How to organize a #CanFilmDay viewing party in 6 easy steps

On April 19, Canada will host the largest single-day film festival — ever. So grab a bag of popcorn and get ready for a movie night of national significance.

Choose your own National Canadian Film Day adventure

This happy herbivore will be watching all the Canadian films on April 19. Don't moose out. (NCFD 150)

On April 19, Canada is hosting the largest single-day film festival ever — so grab a bag of popcorn and get ready for a movie night of national significance.

This year's event, scaled up in honour of Canada 150 celebrations, brings thousands of free screenings to every province and territory. (Many events are set to take place in unique and unusual locations!)

Want to join the massive audience? Here's your quick and simple guide to enjoying National Canadian Film Day, on your own terms. 

WHO: Choose your company

Get 'em while their young. Your kids might just be Canadian cinephiles in the making. (Getty Images/iStockphoto)

Would you rather crack up with a cinema full of comedy fans or cozy up with a snoozing cat?

Your first step is deciding whether you're going solo, choosing an accomplice or gathering a group of movie-loving friends.

WHAT: Pick your movie(s) 

Now that you've got your audience in mind, it's time to pick your flick.

Are you looking for something family friendly? Can you stomach a classic Canadian horror? With over 1700 screenings to choose from, there's something for everyone.

For its part, the CBC has curated a selection of critically acclaimed classics that will stream for free online.  

And hey, if you've got the time, why not make it a marathon and watch more than one? 

The CBC will stream a selection of acclaimed movies for National Canadian Film day, including Atanarjuat. The Inuit epic was voted best Canadian film of all time in 2015. (The Canadian Press)

WHEN: Set your alarm

As much as we'd like every day to be Canadian film day,  April 19 is the only day this year you'll have your choice of free public events across the country — however, the window's a little wider for enjoying our online selection.

On the CBC watch website, most of the films listed above will be available online until April 26. 

WHERE: Decide on your location

If you're willing to venture off your couch for a wider selection, here's an interactive map detailing all the events taking place in Canada and other parts of the world. See what's happening where you are. 

 

HOW: Lock down the details

Each public screening has its own start time, address and seating limit, so search by location and jot down the relevant instructions.

If you're in a big city, be sure to get to your venue early to avoid disappointment. And if you're in a smaller town, a remote location or even somewhere abroad, remember: there may still be a screening for you!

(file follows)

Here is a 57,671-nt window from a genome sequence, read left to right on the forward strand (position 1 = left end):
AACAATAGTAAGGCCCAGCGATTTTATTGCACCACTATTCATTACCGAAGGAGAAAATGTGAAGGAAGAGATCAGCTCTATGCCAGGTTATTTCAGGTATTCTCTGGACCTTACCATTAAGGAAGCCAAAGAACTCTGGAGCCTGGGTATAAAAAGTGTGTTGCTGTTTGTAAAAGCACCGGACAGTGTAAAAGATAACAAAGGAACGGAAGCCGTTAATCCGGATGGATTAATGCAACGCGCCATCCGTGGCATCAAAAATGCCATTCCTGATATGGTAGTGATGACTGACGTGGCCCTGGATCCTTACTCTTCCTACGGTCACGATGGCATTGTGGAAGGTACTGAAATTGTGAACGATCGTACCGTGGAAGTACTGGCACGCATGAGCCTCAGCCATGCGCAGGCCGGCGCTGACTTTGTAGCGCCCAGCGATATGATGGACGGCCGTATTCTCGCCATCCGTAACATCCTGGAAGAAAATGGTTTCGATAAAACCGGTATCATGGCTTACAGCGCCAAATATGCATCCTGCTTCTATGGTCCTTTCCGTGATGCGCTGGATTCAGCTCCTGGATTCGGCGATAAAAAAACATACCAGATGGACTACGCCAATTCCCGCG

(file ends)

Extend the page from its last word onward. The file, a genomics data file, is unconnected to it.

The Grand Seduction, directed by Don McKellar, will screen at the Canadian embassy in the Democratic Republic of Congo — one of several international screenings. (The Canadian Press)

If you're keen to participate from home, visit watch.cbc.ca on April 19 to see one of the films being screened by the CBC.

Still have questions? The National Canadian Film Day website has painstakingly provided answers — from "which films guarantee a laugh?" to "which films will please a picky teenager?"

WHY: Question what you know about Canadian cinema

Okay, let's be honest: unless you're already a convert, your interest in #CanFilmDay might hinge on the word free.

Still, something you see this year — whether it's a screening in the actual filming location or a movie powerful enough to influence a generation — you might just come away believing that Canadian cinema is worth supporting all year long. 

The Skin We're In is billed as "vital viewing on the myth of Canadian tolerance." The hard-hitting documentary is among the many films you can watch on April 19.

Our friends at CBC Arts have made the case for homegrown film quite elegantly.

Their interview with filmmaker Kevin Funk takes a run at the "exhaustive narrative that Canadian film sucks, and is bad and broken." He wants to change the narrative to "Canadian cinema is great and you just don't know it." 

In that spirit, we hope you'll sit back on April 19 and let the movies make their own case. 

Are you tuning in to National Canadian Film Day? Here's a quick challenge for you. Can you review your Canadian film of choice in five words/emojis or less? Email us 2017@CBC.ca, tweet us @cbc2017 or find us on Facebook. Don't forget to tag you microreview #CanFilmDay

About the Author

Fabiola Melendez Carletti

Fabiola Melendez Carletti is a journalist and digital storyteller. She is currently lending her talents to Canada 2017, the CBC's year-long sesquicentennial project.

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